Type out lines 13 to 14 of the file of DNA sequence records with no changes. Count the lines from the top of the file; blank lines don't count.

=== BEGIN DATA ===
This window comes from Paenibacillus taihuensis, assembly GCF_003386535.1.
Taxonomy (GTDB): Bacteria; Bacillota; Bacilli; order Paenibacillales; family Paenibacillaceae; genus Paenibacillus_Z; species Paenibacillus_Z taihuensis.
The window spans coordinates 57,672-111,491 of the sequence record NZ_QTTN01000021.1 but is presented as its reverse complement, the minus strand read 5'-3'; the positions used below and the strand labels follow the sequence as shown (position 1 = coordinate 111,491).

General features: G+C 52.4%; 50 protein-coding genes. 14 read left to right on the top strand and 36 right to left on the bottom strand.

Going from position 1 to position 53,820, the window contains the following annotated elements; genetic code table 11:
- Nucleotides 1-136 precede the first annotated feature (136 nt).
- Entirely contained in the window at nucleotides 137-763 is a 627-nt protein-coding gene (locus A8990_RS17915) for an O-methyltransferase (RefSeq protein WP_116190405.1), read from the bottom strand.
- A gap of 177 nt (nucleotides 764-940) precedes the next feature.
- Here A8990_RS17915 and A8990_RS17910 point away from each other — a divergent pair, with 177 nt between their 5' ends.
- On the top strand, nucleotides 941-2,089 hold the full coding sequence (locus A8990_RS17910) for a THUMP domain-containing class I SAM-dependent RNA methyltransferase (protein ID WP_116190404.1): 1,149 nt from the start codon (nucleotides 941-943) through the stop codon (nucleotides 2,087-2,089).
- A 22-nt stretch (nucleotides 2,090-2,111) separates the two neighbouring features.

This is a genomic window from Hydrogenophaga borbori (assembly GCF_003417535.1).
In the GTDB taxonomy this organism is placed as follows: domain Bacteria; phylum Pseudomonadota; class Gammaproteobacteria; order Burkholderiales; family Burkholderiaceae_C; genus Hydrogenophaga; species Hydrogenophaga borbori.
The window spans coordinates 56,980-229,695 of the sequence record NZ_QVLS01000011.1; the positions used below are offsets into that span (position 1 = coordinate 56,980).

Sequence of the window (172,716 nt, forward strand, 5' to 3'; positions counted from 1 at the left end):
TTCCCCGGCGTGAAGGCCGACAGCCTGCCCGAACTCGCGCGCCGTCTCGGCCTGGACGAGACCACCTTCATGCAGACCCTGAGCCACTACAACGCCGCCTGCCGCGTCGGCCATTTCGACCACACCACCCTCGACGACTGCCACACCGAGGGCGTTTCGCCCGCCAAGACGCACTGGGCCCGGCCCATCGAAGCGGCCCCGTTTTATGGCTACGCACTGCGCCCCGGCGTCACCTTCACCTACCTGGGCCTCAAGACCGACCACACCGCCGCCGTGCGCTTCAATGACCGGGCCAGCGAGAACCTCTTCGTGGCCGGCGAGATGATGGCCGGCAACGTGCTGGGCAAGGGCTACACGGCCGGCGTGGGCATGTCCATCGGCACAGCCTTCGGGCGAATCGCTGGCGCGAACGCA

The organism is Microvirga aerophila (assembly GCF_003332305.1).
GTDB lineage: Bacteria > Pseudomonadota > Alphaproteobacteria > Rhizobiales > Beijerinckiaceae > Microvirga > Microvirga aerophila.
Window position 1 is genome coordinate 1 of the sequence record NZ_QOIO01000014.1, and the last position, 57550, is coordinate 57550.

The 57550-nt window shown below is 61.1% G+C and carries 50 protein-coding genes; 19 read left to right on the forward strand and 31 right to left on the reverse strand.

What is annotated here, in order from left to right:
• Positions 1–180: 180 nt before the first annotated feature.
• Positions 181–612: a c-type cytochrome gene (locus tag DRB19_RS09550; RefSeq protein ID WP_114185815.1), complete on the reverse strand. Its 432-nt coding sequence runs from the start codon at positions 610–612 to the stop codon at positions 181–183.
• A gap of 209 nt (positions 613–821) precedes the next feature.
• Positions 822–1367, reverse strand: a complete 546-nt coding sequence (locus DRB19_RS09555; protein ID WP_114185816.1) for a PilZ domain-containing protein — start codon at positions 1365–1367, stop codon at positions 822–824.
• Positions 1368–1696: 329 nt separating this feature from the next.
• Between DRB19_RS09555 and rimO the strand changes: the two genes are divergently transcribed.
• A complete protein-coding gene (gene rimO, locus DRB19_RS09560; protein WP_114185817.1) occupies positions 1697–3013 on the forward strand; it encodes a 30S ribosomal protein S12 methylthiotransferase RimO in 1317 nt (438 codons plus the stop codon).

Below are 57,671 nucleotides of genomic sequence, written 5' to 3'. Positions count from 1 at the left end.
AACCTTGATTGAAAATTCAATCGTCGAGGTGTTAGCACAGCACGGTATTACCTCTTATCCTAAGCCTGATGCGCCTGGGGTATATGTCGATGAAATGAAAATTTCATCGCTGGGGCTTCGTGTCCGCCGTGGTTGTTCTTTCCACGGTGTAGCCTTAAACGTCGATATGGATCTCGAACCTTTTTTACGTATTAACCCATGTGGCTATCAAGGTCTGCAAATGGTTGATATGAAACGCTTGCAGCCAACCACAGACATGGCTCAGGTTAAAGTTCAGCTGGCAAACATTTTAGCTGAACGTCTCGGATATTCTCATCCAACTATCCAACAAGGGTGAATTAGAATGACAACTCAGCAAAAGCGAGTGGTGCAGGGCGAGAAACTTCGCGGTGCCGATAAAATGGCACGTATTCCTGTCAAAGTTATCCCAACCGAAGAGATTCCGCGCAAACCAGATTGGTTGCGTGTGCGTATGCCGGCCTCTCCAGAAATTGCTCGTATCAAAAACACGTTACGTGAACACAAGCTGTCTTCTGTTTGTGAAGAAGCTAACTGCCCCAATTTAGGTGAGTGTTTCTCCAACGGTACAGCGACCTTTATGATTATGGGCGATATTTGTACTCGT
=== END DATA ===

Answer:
In the GTDB taxonomy this organism is placed as follows: domain Bacteria; phylum Pseudomonadota; class Gammaproteobacteria; order Burkholderiales; family Burkholderiaceae_C; genus Hydrogenophaga; species Hydrogenophaga borbori.
The window spans coordinates 56,980-229,695 of the sequence record NZ_QVLS01000011.1; the positions used below are offsets into that span (position 1 = coordinate 56,980).